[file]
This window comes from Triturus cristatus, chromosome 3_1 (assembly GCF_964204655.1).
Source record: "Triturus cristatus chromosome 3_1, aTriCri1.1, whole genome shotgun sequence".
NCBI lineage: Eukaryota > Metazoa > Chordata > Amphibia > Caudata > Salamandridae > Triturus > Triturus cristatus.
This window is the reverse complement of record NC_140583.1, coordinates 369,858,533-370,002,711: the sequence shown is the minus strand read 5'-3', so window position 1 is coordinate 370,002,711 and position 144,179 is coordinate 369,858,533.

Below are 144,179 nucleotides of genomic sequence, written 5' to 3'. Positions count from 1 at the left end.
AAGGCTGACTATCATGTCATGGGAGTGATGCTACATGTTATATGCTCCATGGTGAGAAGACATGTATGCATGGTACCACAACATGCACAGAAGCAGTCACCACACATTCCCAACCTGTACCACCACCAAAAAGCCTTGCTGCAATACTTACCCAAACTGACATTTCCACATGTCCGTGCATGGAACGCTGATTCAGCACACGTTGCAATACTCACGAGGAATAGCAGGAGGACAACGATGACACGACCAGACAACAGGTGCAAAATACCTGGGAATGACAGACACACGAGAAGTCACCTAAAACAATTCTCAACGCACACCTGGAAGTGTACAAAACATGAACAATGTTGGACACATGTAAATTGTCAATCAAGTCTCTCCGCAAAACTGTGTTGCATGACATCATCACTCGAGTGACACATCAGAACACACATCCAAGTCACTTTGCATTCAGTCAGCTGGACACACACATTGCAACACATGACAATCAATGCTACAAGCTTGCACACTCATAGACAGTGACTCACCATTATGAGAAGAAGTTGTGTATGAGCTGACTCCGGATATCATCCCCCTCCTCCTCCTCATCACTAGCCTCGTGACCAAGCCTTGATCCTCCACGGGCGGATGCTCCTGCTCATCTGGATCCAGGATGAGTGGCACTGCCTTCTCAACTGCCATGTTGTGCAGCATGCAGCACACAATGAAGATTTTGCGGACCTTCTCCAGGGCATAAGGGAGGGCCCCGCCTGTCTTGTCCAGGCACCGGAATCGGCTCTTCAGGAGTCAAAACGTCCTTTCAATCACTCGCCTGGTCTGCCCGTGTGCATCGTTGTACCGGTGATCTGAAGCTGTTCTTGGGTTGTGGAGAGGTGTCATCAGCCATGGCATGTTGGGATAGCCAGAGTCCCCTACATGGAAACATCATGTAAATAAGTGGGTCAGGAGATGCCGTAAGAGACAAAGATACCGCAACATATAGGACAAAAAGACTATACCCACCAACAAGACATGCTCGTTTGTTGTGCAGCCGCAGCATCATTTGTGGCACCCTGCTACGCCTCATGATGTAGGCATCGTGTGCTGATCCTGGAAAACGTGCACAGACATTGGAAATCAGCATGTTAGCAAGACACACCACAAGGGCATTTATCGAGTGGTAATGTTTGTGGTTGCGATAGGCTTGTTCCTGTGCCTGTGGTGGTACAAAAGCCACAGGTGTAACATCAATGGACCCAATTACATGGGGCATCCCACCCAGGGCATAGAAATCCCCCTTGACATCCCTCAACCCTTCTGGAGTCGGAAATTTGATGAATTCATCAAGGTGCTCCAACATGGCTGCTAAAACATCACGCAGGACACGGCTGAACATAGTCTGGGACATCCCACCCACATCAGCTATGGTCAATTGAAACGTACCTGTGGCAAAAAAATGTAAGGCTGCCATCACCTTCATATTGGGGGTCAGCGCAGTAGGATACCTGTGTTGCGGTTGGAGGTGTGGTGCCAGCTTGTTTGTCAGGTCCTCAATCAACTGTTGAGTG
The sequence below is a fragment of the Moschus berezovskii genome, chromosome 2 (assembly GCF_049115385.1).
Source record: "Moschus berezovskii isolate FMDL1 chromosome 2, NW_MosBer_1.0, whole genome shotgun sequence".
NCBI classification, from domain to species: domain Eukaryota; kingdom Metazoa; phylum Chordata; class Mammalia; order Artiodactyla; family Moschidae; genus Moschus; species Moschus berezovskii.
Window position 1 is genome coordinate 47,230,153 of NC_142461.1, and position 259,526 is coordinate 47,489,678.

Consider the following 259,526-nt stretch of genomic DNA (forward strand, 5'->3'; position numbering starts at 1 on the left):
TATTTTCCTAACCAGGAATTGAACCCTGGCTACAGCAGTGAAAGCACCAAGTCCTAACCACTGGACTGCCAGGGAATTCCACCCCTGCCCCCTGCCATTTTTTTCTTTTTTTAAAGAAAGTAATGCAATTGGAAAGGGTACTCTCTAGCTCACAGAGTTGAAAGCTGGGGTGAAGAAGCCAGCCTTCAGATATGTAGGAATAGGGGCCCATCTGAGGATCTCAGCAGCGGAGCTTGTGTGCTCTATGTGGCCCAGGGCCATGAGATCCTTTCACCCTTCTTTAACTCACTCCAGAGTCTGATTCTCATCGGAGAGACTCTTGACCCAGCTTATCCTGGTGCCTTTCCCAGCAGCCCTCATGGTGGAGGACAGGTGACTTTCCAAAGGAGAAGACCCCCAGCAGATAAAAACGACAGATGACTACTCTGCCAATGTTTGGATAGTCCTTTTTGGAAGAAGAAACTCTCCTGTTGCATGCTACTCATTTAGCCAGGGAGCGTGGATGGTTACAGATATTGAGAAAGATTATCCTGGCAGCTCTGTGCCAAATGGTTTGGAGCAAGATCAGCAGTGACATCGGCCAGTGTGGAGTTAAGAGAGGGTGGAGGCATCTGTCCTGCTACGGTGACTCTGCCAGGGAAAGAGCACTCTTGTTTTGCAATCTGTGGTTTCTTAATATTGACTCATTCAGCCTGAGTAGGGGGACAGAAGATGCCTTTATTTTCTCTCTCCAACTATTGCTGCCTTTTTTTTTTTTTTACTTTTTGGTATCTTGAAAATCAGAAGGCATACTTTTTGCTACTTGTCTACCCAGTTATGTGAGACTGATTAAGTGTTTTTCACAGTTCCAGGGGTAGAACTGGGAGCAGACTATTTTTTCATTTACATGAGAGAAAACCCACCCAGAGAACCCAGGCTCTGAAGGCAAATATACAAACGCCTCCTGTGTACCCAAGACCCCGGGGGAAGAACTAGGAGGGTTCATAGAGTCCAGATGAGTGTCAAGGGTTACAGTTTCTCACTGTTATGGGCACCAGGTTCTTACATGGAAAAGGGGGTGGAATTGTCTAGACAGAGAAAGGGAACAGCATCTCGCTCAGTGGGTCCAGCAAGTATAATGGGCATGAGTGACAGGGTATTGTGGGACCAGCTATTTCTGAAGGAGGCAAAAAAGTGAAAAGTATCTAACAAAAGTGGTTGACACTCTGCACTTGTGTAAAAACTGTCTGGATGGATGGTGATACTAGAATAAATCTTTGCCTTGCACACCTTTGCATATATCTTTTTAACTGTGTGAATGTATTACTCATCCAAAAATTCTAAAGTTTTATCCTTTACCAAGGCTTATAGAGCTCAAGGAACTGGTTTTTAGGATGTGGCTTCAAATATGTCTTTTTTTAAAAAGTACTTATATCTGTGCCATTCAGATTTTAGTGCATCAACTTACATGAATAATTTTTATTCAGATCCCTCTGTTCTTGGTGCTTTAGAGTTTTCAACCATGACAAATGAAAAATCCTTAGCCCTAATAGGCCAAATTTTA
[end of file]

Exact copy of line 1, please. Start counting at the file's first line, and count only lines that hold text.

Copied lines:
This window comes from Triturus cristatus, chromosome 3_1 (assembly GCF_964204655.1).